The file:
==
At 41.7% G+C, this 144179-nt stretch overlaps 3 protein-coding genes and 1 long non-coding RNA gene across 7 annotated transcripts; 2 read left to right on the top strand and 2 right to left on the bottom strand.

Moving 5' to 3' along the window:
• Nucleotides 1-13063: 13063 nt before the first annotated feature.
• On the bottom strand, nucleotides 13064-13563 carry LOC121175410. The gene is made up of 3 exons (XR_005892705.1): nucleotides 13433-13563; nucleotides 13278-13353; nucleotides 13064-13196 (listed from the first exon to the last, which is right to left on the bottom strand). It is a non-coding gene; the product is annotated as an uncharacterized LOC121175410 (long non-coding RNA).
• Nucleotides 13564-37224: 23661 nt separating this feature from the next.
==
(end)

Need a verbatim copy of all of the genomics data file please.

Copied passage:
At 41.7% G+C, this 144179-nt stretch overlaps 3 protein-coding genes and 1 long non-coding RNA gene across 7 annotated transcripts; 2 read left to right on the top strand and 2 right to left on the bottom strand.

Moving 5' to 3' along the window:
• Nucleotides 1-13063: 13063 nt before the first annotated feature.
• On the bottom strand, nucleotides 13064-13563 carry LOC121175410. The gene is made up of 3 exons (XR_005892705.1): nucleotides 13433-13563; nucleotides 13278-13353; nucleotides 13064-13196 (listed from the first exon to the last, which is right to left on the bottom strand). It is a non-coding gene; the product is annotated as an uncharacterized LOC121175410 (long non-coding RNA).
• Nucleotides 13564-37224: 23661 nt separating this feature from the next.